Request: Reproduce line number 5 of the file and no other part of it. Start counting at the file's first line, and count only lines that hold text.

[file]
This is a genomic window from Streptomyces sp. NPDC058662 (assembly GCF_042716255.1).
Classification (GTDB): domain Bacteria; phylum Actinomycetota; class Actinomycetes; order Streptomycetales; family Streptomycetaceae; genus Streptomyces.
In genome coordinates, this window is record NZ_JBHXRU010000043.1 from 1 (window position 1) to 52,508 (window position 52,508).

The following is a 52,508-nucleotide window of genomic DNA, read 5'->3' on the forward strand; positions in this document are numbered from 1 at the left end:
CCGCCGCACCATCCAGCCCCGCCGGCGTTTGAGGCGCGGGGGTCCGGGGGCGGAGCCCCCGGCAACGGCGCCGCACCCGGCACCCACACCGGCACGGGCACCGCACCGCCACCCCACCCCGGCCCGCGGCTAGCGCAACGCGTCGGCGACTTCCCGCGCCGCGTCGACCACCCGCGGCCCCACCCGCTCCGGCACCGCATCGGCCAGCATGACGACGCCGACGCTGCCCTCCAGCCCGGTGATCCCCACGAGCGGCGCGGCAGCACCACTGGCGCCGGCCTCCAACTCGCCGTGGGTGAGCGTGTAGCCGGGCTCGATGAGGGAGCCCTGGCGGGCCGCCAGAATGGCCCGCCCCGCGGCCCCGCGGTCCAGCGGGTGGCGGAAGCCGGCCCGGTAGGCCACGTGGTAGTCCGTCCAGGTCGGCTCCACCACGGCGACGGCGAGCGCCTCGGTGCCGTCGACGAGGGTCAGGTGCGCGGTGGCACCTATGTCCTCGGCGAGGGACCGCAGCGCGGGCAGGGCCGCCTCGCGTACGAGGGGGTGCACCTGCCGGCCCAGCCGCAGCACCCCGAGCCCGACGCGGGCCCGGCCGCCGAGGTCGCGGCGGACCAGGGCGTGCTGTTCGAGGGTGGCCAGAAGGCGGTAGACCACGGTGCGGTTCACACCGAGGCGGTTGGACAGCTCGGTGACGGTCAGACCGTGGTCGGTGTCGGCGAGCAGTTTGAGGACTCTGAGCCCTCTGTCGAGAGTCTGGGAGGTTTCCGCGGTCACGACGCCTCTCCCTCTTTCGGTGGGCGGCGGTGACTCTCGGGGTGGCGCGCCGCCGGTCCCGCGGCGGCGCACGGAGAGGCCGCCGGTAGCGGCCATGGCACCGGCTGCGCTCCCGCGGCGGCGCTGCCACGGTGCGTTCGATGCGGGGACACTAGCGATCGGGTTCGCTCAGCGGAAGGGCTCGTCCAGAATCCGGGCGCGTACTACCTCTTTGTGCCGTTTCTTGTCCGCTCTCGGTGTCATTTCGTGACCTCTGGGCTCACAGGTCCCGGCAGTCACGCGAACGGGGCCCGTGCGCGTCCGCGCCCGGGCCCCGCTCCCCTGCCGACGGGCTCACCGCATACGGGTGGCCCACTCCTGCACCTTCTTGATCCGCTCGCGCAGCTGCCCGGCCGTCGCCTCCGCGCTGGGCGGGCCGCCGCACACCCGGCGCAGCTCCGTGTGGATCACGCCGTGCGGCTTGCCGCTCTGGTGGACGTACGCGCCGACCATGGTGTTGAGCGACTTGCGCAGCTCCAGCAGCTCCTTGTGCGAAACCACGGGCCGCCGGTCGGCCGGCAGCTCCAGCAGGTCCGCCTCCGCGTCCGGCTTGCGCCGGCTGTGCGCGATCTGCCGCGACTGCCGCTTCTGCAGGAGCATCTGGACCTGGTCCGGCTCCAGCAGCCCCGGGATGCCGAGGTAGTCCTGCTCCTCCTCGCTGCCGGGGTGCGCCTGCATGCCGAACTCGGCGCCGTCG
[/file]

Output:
CCGCCGCACCATCCAGCCCCGCCGGCGTTTGAGGCGCGGGGGTCCGGGGGCGGAGCCCCCGGCAACGGCGCCGCACCCGGCACCCACACCGGCACGGGCACCGCACCGCCACCCCACCCCGGCCCGCGGCTAGCGCAACGCGTCGGCGACTTCCCGCGCCGCGTCGACCACCCGCGGCCCCACCCGCTCCGGCACCGCATCGGCCAGCATGACGACGCCGACGCTGCCCTCCAGCCCGGTGATCCCCACGAGCGGCGCGGCAGCACCACTGGCGCCGGCCTCCAACTCGCCGTGGGTGAGCGTGTAGCCGGGCTCGATGAGGGAGCCCTGGCGGGCCGCCAGAATGGCCCGCCCCGCGGCCCCGCGGTCCAGCGGGTGGCGGAAGCCGGCCCGGTAGGCCACGTGGTAGTCCGTCCAGGTCGGCTCCACCACGGCGACGGCGAGCGCCTCGGTGCCGTCGACGAGGGTCAGGTGCGCGGTGGCACCTATGTCCTCGGCGAGGGACCGCAGCGCGGGCAGGGCCGCCTCGCGTACGAGGGGGTGCACCTGCCGGCCCAGCCGCAGCACCCCGAGCCCGACGCGGGCCCGGCCGCCGAGGTCGCGGCGGACCAGGGCGTGCTGTTCGAGGGTGGCCAGAAGGCGGTAGACCACGGTGCGGTTCACACCGAGGCGGTTGGACAGCTCGGTGACGGTCAGACCGTGGTCGGTGTCGGCGAGCAGTTTGAGGACTCTGAGCCCTCTGTCGAGAGTCTGGGAGGTTTCCGCGGTCACGACGCCTCTCCCTCTTTCGGTGGGCGGCGGTGACTCTCGGGGTGGCGCGCCGCCGGTCCCGCGGCGGCGCACGGAGAGGCCGCCGGTAGCGGCCATGGCACCGGCTGCGCTCCCGCGGCGGCGCTGCCACGGTGCGTTCGATGCGGGGACACTAGCGATCGGGTTCGCTCAGCGGAAGGGCTCGTCCAGAATCCGGGCGCGTACTACCTCTTTGTGCCGTTTCTTGTCCGCTCTCGGTGTCATTTCGTGACCTCTGGGCTCACAGGTCCCGGCAGTCACGCGAACGGGGCCCGTGCGCGTCCGCGCCCGGGCCCCGCTCCCCTGCCGACGGGCTCACCGCATACGGGTGGCCCACTCCTGCACCTTCTTGATCCGCTCGCGCAGCTGCCCGGCCGTCGCCTCCGCGCTGGGCGGGCCGCCGCACACCCGGCGCAGCTCCGTGTGGATCACGCCGTGCGGCTTGCCGCTCTGGTGGACGTACGCGCCGACCATGGTGTTGAGCGACTTGCGCAGCTCCAGCAGCTCCTTGTGCGAAACCACGGGCCGCCGGTCGGCCGGCAGCTCCAGCAGGTCCGCCTCCGCGTCCGGCTTGCGCCGGCTGTGCGCGATCTGCCGCGACTGCCGCTTCTGCAGGAGCATCTGGACCTGGTCCGGCTCCAGCAGCCCCGGGATGCCGAGGTAGTCCTGCTCCTCCTCGCTGCCGGGGTGCGCCTGCATGCCGAACTCGGCGCCGTCG